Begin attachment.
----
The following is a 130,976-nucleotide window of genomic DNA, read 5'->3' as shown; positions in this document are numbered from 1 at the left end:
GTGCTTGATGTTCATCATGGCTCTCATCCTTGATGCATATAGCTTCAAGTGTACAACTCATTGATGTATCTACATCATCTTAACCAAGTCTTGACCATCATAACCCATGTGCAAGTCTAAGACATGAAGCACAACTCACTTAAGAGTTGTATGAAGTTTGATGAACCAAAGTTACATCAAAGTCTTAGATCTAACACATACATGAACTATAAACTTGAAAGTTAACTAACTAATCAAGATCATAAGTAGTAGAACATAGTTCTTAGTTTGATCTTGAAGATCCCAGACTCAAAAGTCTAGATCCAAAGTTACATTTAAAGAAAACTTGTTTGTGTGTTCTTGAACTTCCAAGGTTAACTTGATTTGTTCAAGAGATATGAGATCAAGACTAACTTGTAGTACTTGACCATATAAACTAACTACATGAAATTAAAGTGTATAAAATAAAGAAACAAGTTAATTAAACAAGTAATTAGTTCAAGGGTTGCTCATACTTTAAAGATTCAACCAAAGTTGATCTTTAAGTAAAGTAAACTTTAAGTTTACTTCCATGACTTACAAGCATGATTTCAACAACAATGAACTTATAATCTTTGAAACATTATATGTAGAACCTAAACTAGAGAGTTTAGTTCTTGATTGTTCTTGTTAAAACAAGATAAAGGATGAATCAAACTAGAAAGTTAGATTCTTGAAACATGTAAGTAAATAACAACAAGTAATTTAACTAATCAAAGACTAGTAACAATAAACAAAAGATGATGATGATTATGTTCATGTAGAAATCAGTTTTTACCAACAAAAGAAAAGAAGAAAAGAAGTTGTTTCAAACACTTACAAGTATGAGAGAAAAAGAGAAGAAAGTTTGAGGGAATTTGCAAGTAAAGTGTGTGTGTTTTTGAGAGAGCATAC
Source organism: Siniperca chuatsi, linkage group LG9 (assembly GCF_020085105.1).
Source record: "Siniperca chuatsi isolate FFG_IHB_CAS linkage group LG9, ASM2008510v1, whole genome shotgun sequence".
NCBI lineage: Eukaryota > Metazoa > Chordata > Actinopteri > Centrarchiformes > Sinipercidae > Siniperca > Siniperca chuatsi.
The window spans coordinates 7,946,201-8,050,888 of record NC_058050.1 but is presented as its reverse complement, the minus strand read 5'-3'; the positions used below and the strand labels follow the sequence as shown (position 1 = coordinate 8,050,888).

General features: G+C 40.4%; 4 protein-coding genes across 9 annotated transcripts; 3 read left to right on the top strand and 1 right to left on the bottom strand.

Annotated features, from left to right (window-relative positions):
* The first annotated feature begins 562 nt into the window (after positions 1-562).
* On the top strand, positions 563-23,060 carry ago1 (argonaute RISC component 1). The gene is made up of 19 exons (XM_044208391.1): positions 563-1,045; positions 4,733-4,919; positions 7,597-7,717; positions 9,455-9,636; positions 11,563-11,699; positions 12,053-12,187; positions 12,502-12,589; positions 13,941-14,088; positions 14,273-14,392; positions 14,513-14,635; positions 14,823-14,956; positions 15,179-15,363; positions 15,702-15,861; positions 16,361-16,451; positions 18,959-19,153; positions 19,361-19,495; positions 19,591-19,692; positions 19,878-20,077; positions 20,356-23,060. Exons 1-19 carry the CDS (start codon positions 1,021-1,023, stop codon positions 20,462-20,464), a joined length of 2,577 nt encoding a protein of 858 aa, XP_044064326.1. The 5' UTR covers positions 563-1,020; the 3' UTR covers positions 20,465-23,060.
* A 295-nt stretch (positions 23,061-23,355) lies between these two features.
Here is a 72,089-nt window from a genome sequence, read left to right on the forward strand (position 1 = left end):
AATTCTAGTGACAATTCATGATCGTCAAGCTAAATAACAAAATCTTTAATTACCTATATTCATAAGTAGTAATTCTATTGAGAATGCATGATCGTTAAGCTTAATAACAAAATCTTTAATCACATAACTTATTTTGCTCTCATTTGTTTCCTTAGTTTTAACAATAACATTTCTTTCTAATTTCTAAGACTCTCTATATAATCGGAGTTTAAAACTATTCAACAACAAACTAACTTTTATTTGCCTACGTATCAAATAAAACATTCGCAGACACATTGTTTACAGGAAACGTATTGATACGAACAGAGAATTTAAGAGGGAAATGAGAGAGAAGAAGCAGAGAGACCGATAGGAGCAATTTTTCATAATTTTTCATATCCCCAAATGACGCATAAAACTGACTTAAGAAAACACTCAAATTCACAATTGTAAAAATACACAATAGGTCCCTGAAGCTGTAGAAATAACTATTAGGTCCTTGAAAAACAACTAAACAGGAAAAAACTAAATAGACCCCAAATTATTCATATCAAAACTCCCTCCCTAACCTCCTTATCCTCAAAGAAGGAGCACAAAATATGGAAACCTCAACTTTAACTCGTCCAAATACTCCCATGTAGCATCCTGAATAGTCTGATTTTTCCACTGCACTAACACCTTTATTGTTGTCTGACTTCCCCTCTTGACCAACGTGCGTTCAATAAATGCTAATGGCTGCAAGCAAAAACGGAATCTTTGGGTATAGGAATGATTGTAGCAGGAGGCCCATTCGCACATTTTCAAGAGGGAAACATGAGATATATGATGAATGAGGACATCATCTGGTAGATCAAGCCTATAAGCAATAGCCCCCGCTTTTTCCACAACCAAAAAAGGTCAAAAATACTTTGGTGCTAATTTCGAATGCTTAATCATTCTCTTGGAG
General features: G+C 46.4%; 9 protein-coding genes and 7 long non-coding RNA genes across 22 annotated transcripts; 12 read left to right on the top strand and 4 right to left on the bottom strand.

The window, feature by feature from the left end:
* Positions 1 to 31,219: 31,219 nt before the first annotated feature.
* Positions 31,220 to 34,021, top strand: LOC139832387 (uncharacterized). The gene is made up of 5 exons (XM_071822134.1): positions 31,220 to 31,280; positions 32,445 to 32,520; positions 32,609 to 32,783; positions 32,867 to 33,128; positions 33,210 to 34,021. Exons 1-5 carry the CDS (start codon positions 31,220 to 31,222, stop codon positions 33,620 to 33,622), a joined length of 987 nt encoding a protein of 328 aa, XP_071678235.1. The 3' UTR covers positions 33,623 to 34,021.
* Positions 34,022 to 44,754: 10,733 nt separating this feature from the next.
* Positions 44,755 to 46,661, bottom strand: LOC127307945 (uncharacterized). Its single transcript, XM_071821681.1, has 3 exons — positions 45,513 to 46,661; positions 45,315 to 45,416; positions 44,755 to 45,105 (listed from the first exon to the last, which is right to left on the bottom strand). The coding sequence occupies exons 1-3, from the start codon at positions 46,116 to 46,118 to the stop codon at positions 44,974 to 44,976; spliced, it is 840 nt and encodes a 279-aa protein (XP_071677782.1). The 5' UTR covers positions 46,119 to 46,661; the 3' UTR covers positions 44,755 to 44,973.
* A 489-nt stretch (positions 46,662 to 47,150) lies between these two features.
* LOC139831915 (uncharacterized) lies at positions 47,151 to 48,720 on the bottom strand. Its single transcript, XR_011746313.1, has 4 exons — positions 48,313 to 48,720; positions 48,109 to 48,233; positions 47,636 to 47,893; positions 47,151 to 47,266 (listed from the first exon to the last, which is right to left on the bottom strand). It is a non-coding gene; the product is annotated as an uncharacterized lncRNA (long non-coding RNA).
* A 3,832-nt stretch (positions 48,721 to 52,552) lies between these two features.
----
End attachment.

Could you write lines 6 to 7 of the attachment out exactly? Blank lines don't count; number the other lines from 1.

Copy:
The window spans coordinates 7,946,201-8,050,888 of record NC_058050.1 but is presented as its reverse complement, the minus strand read 5'-3'; the positions used below and the strand labels follow the sequence as shown (position 1 = coordinate 8,050,888).

General features: G+C 40.4%; 4 protein-coding genes across 9 annotated transcripts; 3 read left to right on the top strand and 1 right to left on the bottom strand.